Stuff That Doesn’t Mean We’re Okay

Posted on February 28, 2017 by MyFibroTeam

Life as a “normal” person is turned upside down when suffering from & living with chronic illnesses. Often these conditions are invisible. This can cause many to not understand and not believe that you’re as sick as you claim. They have to realize the despite the image we may project, we are in pain Every Single Day.

Then there’s the Catch-22.. Should I put forth an effort into my appearance when I miraculously do go out to look ‘normal’? Should I show up looking as bad as I feel? Or should I even bother going out? It’s a tricky thing — trying to live normally when your life no longer is. People tend to be surprised when we post a well-articulated paragraph on Facebook, have a good laugh, talk about things other than sickness (apparently lately ive been talking non-stop about Cub Scouts), write a highly researched, factually correct well written blog post, or bigger things like going on vacation even if it is just to go up to the cottage.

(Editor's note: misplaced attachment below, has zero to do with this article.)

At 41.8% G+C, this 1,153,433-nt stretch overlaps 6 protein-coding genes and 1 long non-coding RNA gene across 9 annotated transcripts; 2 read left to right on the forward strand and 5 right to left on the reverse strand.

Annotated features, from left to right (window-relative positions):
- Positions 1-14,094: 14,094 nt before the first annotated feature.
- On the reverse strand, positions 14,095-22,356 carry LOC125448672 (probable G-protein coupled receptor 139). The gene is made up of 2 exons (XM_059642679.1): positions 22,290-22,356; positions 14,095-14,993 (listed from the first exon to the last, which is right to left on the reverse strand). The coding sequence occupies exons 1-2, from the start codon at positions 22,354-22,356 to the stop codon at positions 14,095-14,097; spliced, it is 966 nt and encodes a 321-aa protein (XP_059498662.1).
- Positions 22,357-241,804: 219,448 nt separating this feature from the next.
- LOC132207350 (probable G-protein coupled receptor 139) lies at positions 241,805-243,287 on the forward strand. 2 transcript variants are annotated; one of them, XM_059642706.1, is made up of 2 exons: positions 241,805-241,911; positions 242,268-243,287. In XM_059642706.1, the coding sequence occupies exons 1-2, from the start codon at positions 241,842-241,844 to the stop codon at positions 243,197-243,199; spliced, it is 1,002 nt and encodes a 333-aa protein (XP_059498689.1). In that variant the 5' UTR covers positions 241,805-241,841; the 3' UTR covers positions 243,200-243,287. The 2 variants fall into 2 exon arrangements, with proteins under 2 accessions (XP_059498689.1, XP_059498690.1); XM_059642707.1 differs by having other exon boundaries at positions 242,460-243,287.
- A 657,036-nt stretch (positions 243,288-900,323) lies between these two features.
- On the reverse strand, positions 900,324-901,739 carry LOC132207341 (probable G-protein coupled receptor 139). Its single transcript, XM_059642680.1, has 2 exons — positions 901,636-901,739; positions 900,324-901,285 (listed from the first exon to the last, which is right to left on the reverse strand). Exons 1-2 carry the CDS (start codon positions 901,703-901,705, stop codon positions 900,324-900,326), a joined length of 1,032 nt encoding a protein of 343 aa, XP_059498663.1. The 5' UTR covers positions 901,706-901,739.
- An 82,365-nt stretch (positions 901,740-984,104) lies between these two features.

It is sad that we need to point out these things. It has hit many of us more than once that appearance, timed-just-right clarity of thought or momentary positive mood seem to adjust the perception of those around us creating more doubt in the truth that we each are really very, very sick.

So to that end, Take into account that while we may do things one day, these activities are not necessarily our norm, or it is something we have planned for well in advance. Review this non-exhaustive round up of things that do not mean we’re lying and actually okay:

1 – Articulation/Ability to Communicate Well

Admittedly this is currently one of my prominent disabilities, impaired cognitive function. However, many others can found themselves in the middle of a conversation in a rare moment of a clarity & articulation. And even myself even more rarely. These are the times where we have clarity of mind, excellent though process and the ability to communicate well. . In these moments, we are not communication like someone who is ill. It impairs the idea that Fibromyalgia and many other chronic disease do have cognative impairments.

i have actually spoken with several others with fibro who are highly cognizant in the change of their levels.. Personally I’m pretty sure my IQ has dropped at least 20 points by now, if not more.. In my mid-20s, I had an IQ of 180, thats hitting genius level. I haven’t had access to retesting, so I dont know 100% sure, but its pretty obvious to me.

2 – Laughing and Smiling